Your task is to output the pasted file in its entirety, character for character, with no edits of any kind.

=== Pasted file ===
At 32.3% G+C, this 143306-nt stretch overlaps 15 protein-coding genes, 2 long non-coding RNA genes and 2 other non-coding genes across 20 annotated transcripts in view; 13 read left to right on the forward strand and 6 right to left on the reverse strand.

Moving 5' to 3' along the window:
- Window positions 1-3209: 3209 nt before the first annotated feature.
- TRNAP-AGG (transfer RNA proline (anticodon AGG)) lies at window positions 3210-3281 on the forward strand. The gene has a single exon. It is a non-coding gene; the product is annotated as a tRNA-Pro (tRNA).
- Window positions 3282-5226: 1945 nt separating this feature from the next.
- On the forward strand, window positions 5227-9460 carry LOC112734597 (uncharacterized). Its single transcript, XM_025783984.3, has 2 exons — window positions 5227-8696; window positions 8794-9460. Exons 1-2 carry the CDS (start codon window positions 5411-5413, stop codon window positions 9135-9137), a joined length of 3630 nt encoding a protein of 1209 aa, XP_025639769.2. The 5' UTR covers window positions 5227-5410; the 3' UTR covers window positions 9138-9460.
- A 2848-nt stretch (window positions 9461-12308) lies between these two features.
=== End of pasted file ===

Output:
At 32.3% G+C, this 143306-nt stretch overlaps 15 protein-coding genes, 2 long non-coding RNA genes and 2 other non-coding genes across 20 annotated transcripts in view; 13 read left to right on the forward strand and 6 right to left on the reverse strand.

Moving 5' to 3' along the window:
- Window positions 1-3209: 3209 nt before the first annotated feature.
- TRNAP-AGG (transfer RNA proline (anticodon AGG)) lies at window positions 3210-3281 on the forward strand. The gene has a single exon. It is a non-coding gene; the product is annotated as a tRNA-Pro (tRNA).
- Window positions 3282-5226: 1945 nt separating this feature from the next.
- On the forward strand, window positions 5227-9460 carry LOC112734597 (uncharacterized). Its single transcript, XM_025783984.3, has 2 exons — window positions 5227-8696; window positions 8794-9460. Exons 1-2 carry the CDS (start codon window positions 5411-5413, stop codon window positions 9135-9137), a joined length of 3630 nt encoding a protein of 1209 aa, XP_025639769.2. The 5' UTR covers window positions 5227-5410; the 3' UTR covers window positions 9138-9460.
- A 2848-nt stretch (window positions 9461-12308) lies between these two features.